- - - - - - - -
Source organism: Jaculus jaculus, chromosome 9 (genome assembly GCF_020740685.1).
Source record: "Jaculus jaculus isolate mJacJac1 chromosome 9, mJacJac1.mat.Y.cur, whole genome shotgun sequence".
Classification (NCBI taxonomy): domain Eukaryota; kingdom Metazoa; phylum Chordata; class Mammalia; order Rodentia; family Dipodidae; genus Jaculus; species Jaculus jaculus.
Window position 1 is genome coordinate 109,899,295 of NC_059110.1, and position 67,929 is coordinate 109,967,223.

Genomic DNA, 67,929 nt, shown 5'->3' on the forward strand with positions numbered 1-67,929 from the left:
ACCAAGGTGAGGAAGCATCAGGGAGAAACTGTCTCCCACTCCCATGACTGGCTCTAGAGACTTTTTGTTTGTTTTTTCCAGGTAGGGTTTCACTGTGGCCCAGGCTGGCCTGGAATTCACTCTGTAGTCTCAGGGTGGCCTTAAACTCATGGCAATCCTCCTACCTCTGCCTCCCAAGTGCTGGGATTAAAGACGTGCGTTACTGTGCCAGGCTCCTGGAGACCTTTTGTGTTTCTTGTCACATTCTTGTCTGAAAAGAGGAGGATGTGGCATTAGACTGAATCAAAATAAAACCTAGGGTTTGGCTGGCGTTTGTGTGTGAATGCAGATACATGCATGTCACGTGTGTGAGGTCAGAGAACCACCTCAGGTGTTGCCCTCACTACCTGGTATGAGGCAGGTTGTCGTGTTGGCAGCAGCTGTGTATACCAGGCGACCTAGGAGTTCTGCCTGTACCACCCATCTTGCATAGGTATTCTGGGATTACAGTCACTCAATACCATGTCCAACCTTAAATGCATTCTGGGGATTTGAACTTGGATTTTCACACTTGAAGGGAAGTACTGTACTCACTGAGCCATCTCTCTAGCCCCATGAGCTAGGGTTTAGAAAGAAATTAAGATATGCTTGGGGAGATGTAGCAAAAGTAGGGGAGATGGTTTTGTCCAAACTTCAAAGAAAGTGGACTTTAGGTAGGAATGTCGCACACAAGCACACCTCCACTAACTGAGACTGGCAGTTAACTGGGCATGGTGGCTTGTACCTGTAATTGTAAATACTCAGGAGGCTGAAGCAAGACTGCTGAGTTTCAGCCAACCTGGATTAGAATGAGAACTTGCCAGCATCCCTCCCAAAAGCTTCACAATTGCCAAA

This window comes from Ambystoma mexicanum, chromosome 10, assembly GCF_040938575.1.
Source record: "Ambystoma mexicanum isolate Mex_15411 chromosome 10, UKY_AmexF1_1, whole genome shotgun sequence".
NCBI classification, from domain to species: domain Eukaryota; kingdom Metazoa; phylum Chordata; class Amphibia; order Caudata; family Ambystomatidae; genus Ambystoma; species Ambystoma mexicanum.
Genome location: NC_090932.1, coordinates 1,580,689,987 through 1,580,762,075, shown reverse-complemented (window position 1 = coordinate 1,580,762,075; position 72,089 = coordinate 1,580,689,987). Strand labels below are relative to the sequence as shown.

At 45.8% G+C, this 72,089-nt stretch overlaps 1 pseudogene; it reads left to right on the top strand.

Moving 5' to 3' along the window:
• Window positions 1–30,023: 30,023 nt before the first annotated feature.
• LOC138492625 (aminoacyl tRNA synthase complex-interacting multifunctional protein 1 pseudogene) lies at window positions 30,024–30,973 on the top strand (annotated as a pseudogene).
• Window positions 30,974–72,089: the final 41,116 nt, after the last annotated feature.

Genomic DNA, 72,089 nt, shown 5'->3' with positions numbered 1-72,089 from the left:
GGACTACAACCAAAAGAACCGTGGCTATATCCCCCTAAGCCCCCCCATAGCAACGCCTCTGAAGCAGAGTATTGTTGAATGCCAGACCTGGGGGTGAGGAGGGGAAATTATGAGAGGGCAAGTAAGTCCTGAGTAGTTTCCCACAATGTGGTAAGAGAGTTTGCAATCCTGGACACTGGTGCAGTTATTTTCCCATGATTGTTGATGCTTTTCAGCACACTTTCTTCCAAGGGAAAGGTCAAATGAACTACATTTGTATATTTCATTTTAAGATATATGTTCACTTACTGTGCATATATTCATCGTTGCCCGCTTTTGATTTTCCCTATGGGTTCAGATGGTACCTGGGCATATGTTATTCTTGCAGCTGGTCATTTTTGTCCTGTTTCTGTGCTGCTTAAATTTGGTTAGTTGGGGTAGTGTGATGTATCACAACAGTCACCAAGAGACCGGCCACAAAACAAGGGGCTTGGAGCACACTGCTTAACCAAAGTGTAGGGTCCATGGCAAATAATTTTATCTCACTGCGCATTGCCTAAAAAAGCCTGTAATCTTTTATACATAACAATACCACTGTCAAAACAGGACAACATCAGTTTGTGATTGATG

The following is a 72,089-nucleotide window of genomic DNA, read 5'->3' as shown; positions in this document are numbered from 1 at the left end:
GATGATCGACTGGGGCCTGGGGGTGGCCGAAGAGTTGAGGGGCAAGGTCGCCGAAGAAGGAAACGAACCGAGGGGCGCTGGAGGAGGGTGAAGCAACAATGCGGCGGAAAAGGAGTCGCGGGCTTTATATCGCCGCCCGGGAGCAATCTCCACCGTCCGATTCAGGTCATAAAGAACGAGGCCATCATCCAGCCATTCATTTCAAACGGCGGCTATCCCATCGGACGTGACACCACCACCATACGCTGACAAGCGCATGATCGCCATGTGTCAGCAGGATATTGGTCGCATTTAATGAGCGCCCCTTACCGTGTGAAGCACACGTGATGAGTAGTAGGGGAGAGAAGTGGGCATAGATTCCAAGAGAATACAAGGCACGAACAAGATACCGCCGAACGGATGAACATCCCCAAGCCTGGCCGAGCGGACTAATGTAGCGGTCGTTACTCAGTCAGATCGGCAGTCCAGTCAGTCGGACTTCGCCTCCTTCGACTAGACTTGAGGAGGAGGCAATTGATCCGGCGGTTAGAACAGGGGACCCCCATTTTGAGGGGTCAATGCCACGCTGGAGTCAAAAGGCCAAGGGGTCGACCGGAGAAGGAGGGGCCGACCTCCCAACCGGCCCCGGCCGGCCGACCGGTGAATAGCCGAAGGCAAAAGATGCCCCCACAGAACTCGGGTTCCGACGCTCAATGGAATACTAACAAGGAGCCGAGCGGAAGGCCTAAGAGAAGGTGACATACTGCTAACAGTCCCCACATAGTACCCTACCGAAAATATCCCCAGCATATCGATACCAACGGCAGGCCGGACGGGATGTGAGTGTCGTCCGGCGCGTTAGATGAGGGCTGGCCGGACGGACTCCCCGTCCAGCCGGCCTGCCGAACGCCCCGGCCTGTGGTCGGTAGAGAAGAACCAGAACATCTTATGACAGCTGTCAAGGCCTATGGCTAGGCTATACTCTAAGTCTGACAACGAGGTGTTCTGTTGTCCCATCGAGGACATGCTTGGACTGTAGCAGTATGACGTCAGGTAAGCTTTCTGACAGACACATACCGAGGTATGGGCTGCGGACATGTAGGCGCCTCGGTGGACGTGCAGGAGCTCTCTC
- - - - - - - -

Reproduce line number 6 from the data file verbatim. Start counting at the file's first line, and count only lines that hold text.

ACCAAGGTGAGGAAGCATCAGGGAGAAACTGTCTCCCACTCCCATGACTGGCTCTAGAGACTTTTTGTTTGTTTTTTCCAGGTAGGGTTTCACTGTGGCCCAGGCTGGCCTGGAATTCACTCTGTAGTCTCAGGGTGGCCTTAAACTCATGGCAATCCTCCTACCTCTGCCTCCCAAGTGCTGGGATTAAAGACGTGCGTTACTGTGCCAGGCTCCTGGAGACCTTTTGTGTTTCTTGTCACATTCTTGTCTGAAAAGAGGAGGATGTGGCATTAGACTGAATCAAAATAAAACCTAGGGTTTGGCTGGCGTTTGTGTGTGAATGCAGATACATGCATGTCACGTGTGTGAGGTCAGAGAACCACCTCAGGTGTTGCCCTCACTACCTGGTATGAGGCAGGTTGTCGTGTTGGCAGCAGCTGTGTATACCAGGCGACCTAGGAGTTCTGCCTGTACCACCCATCTTGCATAGGTATTCTGGGATTACAGTCACTCAATACCATGTCCAACCTTAAATGCATTCTGGGGATTTGAACTTGGATTTTCACACTTGAAGGGAAGTACTGTACTCACTGAGCCATCTCTCTAGCCCCATGAGCTAGGGTTTAGAAAGAAATTAAGATATGCTTGGGGAGATGTAGCAAAAGTAGGGGAGATGGTTTTGTCCAAACTTCAAAGAAAGTGGACTTTAGGTAGGAATGTCGCACACAAGCACACCTCCACTAACTGAGACTGGCAGTTAACTGGGCATGGTGGCTTGTACCTGTAATTGTAAATACTCAGGAGGCTGAAGCAAGACTGCTGAGTTTCAGCCAACCTGGATTAGAATGAGAACTTGCCAGCATCCCTCCCAAAAGCTTCACAATTGCCAAA